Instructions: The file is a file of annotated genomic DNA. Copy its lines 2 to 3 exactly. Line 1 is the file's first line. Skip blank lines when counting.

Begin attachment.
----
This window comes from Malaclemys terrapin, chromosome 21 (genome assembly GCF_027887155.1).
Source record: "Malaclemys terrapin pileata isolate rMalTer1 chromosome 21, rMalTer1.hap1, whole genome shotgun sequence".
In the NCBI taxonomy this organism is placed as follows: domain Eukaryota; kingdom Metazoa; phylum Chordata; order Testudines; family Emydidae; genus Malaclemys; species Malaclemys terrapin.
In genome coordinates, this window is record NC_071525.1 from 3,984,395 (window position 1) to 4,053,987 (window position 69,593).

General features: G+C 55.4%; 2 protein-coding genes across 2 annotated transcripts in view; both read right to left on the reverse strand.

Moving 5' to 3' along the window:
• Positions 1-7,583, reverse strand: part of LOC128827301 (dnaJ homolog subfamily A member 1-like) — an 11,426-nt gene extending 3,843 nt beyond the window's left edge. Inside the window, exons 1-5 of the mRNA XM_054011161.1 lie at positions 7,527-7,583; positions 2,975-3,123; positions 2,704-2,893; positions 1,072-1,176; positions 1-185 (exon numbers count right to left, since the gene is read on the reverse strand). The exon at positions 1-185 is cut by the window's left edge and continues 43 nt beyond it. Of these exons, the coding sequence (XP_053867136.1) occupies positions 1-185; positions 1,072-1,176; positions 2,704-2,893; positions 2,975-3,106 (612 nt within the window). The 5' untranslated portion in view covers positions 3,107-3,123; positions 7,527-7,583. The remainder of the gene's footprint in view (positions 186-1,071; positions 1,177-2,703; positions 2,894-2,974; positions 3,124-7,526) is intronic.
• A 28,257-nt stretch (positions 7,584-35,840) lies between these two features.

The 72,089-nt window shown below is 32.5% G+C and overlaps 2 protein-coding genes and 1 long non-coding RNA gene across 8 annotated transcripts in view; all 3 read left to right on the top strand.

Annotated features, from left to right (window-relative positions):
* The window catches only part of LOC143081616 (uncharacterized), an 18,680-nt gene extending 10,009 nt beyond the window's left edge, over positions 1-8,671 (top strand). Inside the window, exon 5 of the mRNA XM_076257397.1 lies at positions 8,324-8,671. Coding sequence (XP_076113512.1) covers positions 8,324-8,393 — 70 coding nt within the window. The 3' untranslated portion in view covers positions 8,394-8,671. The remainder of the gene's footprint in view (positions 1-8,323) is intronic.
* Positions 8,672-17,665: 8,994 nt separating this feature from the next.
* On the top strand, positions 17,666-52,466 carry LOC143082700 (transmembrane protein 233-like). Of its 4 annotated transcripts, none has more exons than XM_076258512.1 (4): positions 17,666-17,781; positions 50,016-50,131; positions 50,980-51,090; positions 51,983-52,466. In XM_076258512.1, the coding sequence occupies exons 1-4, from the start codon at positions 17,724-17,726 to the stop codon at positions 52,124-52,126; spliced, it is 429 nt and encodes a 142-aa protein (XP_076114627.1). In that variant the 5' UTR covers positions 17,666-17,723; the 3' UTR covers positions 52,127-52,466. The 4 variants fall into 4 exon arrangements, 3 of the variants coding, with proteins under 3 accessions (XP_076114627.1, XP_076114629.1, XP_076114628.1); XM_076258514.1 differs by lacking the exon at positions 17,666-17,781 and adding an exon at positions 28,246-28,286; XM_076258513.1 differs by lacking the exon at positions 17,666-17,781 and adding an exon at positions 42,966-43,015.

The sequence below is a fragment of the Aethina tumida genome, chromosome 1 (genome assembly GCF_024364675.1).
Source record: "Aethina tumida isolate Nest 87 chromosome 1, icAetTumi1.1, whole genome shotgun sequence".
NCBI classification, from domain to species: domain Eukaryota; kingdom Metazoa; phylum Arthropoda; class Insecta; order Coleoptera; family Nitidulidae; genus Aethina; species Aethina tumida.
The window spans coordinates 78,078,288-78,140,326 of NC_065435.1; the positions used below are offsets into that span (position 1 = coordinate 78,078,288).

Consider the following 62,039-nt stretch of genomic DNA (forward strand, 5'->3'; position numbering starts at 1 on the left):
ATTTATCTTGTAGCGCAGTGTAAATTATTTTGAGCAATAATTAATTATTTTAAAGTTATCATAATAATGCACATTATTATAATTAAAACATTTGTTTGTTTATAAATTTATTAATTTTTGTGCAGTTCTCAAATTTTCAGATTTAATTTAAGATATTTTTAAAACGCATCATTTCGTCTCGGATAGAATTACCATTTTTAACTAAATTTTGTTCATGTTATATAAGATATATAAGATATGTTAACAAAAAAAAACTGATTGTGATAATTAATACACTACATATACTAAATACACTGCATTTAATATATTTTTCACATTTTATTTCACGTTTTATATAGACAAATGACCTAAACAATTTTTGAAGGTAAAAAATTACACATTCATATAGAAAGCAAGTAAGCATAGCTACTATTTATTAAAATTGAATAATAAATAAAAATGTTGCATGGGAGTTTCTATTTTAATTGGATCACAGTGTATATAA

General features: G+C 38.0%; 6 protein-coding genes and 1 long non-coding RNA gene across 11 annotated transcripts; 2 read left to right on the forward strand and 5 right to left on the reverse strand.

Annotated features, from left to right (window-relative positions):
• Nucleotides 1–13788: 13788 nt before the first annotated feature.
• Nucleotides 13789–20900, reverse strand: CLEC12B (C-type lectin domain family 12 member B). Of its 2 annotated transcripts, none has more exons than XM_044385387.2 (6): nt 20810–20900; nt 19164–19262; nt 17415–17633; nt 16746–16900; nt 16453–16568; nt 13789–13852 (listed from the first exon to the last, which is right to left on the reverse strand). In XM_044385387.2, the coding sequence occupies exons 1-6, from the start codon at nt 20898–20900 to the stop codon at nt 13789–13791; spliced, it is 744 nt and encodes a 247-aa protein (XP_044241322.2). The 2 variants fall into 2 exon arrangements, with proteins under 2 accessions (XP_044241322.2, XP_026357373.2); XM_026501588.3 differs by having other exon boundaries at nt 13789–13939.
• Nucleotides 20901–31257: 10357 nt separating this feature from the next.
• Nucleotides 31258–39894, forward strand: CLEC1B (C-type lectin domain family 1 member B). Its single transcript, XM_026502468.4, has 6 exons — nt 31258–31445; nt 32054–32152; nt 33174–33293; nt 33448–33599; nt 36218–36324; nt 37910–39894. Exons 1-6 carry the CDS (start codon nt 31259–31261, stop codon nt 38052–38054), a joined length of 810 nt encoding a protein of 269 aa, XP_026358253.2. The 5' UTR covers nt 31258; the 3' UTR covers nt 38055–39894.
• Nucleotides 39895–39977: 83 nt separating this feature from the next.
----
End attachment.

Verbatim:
Source record: "Malaclemys terrapin pileata isolate rMalTer1 chromosome 21, rMalTer1.hap1, whole genome shotgun sequence".
In the NCBI taxonomy this organism is placed as follows: domain Eukaryota; kingdom Metazoa; phylum Chordata; order Testudines; family Emydidae; genus Malaclemys; species Malaclemys terrapin.